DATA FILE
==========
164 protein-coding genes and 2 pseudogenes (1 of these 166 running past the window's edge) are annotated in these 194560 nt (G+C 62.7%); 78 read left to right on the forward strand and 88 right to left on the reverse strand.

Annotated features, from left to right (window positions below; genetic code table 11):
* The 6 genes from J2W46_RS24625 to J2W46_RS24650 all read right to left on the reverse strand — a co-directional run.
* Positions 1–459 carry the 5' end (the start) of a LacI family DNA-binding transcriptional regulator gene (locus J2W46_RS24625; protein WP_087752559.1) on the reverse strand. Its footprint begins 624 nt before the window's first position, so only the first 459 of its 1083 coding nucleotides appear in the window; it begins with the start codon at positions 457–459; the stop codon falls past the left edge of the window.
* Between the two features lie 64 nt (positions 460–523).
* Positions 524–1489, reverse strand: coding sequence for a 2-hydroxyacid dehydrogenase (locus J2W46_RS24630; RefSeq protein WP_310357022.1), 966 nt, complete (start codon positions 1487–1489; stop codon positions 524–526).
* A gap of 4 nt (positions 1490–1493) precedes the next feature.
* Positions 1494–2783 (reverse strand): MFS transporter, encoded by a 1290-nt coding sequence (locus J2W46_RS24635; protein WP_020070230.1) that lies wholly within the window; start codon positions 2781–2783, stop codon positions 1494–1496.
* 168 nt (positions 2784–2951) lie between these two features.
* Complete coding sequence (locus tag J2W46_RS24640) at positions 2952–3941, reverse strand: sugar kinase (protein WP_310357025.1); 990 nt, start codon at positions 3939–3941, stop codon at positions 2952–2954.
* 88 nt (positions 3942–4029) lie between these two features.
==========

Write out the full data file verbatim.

164 protein-coding genes and 2 pseudogenes (1 of these 166 running past the window's edge) are annotated in these 194560 nt (G+C 62.7%); 78 read left to right on the forward strand and 88 right to left on the reverse strand.

Annotated features, from left to right (window positions below; genetic code table 11):
* The 6 genes from J2W46_RS24625 to J2W46_RS24650 all read right to left on the reverse strand — a co-directional run.
* Positions 1–459 carry the 5' end (the start) of a LacI family DNA-binding transcriptional regulator gene (locus J2W46_RS24625; protein WP_087752559.1) on the reverse strand. Its footprint begins 624 nt before the window's first position, so only the first 459 of its 1083 coding nucleotides appear in the window; it begins with the start codon at positions 457–459; the stop codon falls past the left edge of the window.
* Between the two features lie 64 nt (positions 460–523).
* Positions 524–1489, reverse strand: coding sequence for a 2-hydroxyacid dehydrogenase (locus J2W46_RS24630; RefSeq protein WP_310357022.1), 966 nt, complete (start codon positions 1487–1489; stop codon positions 524–526).
* A gap of 4 nt (positions 1490–1493) precedes the next feature.
* Positions 1494–2783 (reverse strand): MFS transporter, encoded by a 1290-nt coding sequence (locus J2W46_RS24635; protein WP_020070230.1) that lies wholly within the window; start codon positions 2781–2783, stop codon positions 1494–1496.
* 168 nt (positions 2784–2951) lie between these two features.
* Complete coding sequence (locus tag J2W46_RS24640) at positions 2952–3941, reverse strand: sugar kinase (protein WP_310357025.1); 990 nt, start codon at positions 3939–3941, stop codon at positions 2952–2954.
* 88 nt (positions 3942–4029) lie between these two features.